Communications Law Questions & Answers by State

Communications Law Questions & Answers

Q: Can i sue a tv company for taking an interview of me and changing the question afterwards so it makes me look bad?

1 Answer | Asked in Civil Rights, Communications Law and Small Claims on
Answered on Jun 16, 2018
Gary Kollin's answer
People can sue for anything. Do you have a contract? What did the contract or release say?

That is the starting point.
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Q: Accidently grabbed my uncle's mail out of our shared mailbox. Supposedly I tampered with his mail. I never opened it.

1 Answer | Asked in Criminal Law and Communications Law for Louisiana on
Answered on Jun 15, 2018
Ellen Cronin Badeaux's answer
No but maybe you want to get a post office box
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Q: What can I do to get my name off a joint mortgage when the other party won’t communicate with me?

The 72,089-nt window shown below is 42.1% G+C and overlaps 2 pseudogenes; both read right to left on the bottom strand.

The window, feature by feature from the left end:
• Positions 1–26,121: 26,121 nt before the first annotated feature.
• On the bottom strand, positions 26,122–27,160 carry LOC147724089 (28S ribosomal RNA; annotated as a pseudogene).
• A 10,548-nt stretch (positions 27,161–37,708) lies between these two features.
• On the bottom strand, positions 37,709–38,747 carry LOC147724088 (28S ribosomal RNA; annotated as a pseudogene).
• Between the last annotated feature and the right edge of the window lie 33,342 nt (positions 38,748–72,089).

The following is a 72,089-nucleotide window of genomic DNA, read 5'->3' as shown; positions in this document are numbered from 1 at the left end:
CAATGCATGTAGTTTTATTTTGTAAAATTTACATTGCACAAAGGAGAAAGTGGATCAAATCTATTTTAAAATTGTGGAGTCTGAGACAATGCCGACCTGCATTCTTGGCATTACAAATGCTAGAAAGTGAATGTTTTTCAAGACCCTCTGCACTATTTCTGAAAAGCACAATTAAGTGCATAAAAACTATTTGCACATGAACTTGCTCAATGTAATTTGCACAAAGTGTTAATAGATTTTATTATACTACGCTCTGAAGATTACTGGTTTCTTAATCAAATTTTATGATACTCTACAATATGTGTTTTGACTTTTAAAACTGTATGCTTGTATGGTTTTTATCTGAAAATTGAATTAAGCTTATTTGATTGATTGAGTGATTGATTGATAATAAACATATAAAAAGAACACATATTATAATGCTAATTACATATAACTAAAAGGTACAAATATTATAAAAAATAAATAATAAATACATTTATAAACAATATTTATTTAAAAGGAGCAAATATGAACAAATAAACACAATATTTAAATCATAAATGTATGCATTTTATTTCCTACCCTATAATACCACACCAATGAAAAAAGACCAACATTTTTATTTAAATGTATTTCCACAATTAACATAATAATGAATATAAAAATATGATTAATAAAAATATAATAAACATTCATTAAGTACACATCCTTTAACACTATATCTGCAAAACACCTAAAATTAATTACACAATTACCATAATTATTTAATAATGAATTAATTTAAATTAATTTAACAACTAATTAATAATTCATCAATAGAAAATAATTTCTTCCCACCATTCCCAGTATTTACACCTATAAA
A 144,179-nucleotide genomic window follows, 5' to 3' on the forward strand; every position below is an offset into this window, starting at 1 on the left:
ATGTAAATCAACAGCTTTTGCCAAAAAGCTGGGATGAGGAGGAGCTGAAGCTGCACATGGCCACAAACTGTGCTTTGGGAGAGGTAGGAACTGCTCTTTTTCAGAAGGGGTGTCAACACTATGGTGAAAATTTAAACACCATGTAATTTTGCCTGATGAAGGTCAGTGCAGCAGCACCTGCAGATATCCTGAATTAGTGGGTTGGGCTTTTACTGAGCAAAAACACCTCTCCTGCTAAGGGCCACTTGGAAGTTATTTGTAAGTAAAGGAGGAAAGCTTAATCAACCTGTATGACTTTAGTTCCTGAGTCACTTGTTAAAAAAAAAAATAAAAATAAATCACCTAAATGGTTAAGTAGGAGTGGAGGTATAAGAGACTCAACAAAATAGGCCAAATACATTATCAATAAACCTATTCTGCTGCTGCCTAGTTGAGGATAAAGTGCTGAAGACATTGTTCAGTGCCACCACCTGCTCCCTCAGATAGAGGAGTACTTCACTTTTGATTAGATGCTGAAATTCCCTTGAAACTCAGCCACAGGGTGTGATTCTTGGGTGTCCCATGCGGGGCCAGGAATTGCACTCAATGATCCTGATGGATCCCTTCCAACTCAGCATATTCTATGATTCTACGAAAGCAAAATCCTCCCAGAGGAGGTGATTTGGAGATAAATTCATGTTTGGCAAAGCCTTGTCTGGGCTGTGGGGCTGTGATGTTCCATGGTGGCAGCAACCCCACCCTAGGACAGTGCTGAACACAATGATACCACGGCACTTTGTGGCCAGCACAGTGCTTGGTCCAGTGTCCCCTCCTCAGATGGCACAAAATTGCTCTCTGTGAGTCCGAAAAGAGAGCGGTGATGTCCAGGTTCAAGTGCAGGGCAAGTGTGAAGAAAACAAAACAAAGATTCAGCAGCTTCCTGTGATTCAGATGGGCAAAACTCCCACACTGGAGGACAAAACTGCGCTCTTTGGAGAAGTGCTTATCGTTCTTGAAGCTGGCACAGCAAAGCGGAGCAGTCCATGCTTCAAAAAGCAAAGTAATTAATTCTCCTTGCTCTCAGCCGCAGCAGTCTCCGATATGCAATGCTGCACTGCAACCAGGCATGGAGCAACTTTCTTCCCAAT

1 Answer | Asked in Communications Law and Real Estate Law for Missouri on
Answered on Jun 5, 2018
Ronald J. Eisenberg's answer
You are in a bad position. The lender has no incentive to let you off the mortgage because it would be increasing its risk with nothing in return. Unless you can convince the former boyfriend to refinance, you will remain on the hook in the event he defaults. Perhaps a letter to him from an attorney would help.
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Q: False report of a crime. Unlawful. Conduct.